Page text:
Henri-Chapelle American Cemetery




As you step out of the museum, you see the Memorial which was dedicated in 1960. You will see each of the state seals listed alphabetically on the columns.

You will next notice 450 names of the missing. By some of the names there are small brass rosettes. This signifies that since 1960 the soldier has been found and ID'd. In the ceiling you will see 13 gold stars representing the 13 colonies. Looking out in the plot area the first thing you notice is the Angel of Peace. Mr. Donald Ide of San Diego was the model. He visited here in the summer of 2000. By the end of the war the cemetery contained over 17,600 American dead. In addition as you look to the right side of the stone fence there were over 10.600 German dead as well as 191 British, Canadian and Polish dead. After repatriation there now rest 7.992 Americans.


Proceeding down the stairs to the left side, you come to B plot on your right side. The headstones are numbered by plot, row and headstone number. Go to B-16-2/3 and you see the Custer brothers the first of 38 sets of brothers in the cemetery.


As you look to the next row B-15-4 you see the gravesite of Ltc Thomas Reagan one of 3 chaplains in the cemetery. One hundred chaplains were killed in the war making their job the most statistically dangerous of all.



Continuing down the rows, you come to B-14-18/19/20 the gravesites of the Tester Brothers. This is the only cemetery to contain 3brothers side by side. One notices they are from different States. They are in fact from Jonesborough, Tennessee but the state on the headstones shows where the soldiers entered service. The first brother was killed in North Africa, the second on the German-Luxembourg border and the last in the Vosges Mountains in France.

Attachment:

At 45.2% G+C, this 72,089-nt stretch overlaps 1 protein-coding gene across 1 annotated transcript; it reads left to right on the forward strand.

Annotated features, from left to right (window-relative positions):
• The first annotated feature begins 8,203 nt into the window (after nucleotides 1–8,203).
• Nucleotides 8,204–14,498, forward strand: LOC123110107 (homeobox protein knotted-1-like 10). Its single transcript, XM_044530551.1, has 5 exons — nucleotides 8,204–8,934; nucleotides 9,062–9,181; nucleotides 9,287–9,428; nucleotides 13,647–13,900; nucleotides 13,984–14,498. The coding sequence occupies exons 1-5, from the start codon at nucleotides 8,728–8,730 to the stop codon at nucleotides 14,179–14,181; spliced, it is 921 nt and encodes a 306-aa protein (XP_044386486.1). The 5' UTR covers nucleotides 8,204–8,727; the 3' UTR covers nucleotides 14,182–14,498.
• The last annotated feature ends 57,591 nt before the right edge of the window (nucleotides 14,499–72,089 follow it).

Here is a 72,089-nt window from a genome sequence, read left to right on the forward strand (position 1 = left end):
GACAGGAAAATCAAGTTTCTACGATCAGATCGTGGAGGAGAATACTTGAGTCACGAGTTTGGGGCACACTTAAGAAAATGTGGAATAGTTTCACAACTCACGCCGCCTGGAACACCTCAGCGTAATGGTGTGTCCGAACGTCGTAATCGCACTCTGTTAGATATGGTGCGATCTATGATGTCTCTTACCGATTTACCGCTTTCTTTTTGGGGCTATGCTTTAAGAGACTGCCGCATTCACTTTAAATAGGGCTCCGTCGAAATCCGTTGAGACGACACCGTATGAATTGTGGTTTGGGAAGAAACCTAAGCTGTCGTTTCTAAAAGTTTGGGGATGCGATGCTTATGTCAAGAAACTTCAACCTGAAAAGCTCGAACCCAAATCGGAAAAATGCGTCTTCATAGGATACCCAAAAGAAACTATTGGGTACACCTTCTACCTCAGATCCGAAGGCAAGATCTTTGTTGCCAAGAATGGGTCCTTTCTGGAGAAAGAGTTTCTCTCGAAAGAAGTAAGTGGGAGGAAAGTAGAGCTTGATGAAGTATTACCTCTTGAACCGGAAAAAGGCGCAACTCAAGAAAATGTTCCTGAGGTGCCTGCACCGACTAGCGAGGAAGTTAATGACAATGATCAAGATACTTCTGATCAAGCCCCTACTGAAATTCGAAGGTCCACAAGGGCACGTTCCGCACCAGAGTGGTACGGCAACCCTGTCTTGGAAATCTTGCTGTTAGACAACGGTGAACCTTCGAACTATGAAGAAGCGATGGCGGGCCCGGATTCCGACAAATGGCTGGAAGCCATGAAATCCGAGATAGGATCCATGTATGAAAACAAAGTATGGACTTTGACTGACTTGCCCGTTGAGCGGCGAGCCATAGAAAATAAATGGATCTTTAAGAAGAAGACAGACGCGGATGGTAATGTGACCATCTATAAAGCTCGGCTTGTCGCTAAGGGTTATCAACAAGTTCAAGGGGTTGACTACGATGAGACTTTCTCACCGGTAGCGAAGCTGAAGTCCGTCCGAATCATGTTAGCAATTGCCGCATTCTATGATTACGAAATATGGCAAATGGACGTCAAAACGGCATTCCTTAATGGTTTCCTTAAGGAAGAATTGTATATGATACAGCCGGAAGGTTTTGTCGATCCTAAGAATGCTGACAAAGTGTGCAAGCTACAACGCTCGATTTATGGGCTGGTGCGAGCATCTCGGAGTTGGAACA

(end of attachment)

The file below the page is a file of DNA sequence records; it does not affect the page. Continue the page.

A bit further to the left, one sees headstone B-15-26 Calvin Ellis. He typifies many of the First Infantry Division soldiers in the Cemetery of which there are 699. The Big Red One as it is known began the war in North Africa, landed in Sicily, Omaha Beach, Normandy, Mons, Belgium, took Aachen and then fought in the Hurtgen Forest (where Ellis was killed) and then the Battle of the Bulge. Ellis earned the Distinguished Service Cross at Omaha Beach. In addition he earned 3 Silver Stars, 1 Bronze Star and 4 Purple Hearts! There are 54 soldiers here who earned the Distinguished Service Cross, second only to the Medal of Honor.



Proceeding to the far right corner of the next plot we come to headstone D-2-60. You will notice it is for Six Comrades in Arms.



There are a total of 94 unknowns in the Cemetery.


From here, you walk back until you come to D-13-53 and you see the first of 3 Medal of Honor Recipients BG Frederick Castle. The headstone is different as it is all in gold engraving. You can read the citations of the MoH recipients in the visitors' room with the battle maps.


Moving back now to the center aisle and down to F-2-1, one sees the grave of William McKinney. He hails from Bay City Michigan and is of interest because his sister is on the Wall of the Missing in our cemetery in Tunisia. She was one of 18 Women Army Corps who left North Africa on an aircraft never heard from again.


As you go to F-6-28 you find the second MoH recipient Truman Kimbro.


If you continue all the way to the last row F-16­64 you will find Richard Hughes the only soldier from E Co 506 Parachute Infantry - the famous Band of Brothers.


Proceeding now to the back plot you will see H-11-51 Leonard Hoffman the first American soldier killed in Holland on 12 Sept 44 for the liberation of Limburg Province.


Going back further, you will see H-15-37/38 the Hall brothers. You will notice Gilkey was killed 7 June with the Big Red One by Omaha Beach. He was moved here to be with his brother.